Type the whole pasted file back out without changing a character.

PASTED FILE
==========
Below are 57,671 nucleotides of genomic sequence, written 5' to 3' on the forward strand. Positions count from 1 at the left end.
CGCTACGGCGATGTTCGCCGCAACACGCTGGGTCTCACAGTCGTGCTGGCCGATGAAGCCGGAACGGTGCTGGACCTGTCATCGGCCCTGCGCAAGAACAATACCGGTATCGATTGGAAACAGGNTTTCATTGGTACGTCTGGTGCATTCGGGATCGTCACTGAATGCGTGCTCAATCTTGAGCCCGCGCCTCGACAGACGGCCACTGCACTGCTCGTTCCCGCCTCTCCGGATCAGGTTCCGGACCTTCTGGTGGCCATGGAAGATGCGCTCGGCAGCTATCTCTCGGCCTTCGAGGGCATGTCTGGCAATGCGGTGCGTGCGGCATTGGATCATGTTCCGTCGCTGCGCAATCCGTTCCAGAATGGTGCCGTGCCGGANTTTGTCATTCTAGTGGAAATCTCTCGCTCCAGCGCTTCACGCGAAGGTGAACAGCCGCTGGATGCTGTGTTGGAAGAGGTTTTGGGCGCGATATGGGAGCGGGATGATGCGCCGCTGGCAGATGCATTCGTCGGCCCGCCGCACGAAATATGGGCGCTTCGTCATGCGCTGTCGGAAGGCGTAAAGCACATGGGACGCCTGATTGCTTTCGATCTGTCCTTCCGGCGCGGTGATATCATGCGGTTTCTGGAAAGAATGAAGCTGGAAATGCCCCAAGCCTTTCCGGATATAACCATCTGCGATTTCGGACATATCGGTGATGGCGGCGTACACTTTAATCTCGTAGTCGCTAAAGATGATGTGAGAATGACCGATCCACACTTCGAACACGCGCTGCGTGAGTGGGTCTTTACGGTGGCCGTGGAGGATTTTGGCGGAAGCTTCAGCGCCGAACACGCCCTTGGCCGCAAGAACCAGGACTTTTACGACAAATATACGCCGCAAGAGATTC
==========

Below are 57,671 nucleotides of genomic sequence, written 5' to 3' on the forward strand. Positions count from 1 at the left end.
CGCTACGGCGATGTTCGCCGCAACACGCTGGGTCTCACAGTCGTGCTGGCCGATGAAGCCGGAACGGTGCTGGACCTGTCATCGGCCCTGCGCAAGAACAATACCGGTATCGATTGGAAACAGGNTTTCATTGGTACGTCTGGTGCATTCGGGATCGTCACTGAATGCGTGCTCAATCTTGAGCCCGCGCCTCGACAGACGGCCACTGCACTGCTCGTTCCCGCCTCTCCGGATCAGGTTCCGGACCTTCTGGTGGCCATGGAAGATGCGCTCGGCAGCTATCTCTCGGCCTTCGAGGGCATGTCTGGCAATGCGGTGCGTGCGGCATTGGATCATGTTCCGTCGCTGCGCAATCCGTTCCAGAATGGTGCCGTGCCGGANTTTGTCATTCTAGTGGAAATCTCTCGCTCCAGCGCTTCACGCGAAGGTGAACAGCCGCTGGATGCTGTGTTGGAAGAGGTTTTGGGCGCGATATGGGAGCGGGATGATGCGCCGCTGGCAGATGCATTCGTCGGCCCGCCGCACGAAATATGGGCGCTTCGTCATGCGCTGTCGGAAGGCGTAAAGCACATGGGACGCCTGATTGCTTTCGATCTGTCCTTCCGGCGCGGTGATATCATGCGGTTTCTGGAAAGAATGAAGCTGGAAATGCCCCAAGCCTTTCCGGATATAACCATCTGCGATTTCGGACATATCGGTGATGGCGGCGTACACTTTAATCTCGTAGTCGCTAAAGATGATGTGAGAATGACCGATCCACACTTCGAACACGCGCTGCGTGAGTGGGTCTTTACGGTGGCCGTGGAGGATTTTGGCGGAAGCTTCAGCGCCGAACACGCCCTTGGCCGCAAGAACCAGGACTTTTACGACAAATATACGCCGCAAGAGATTC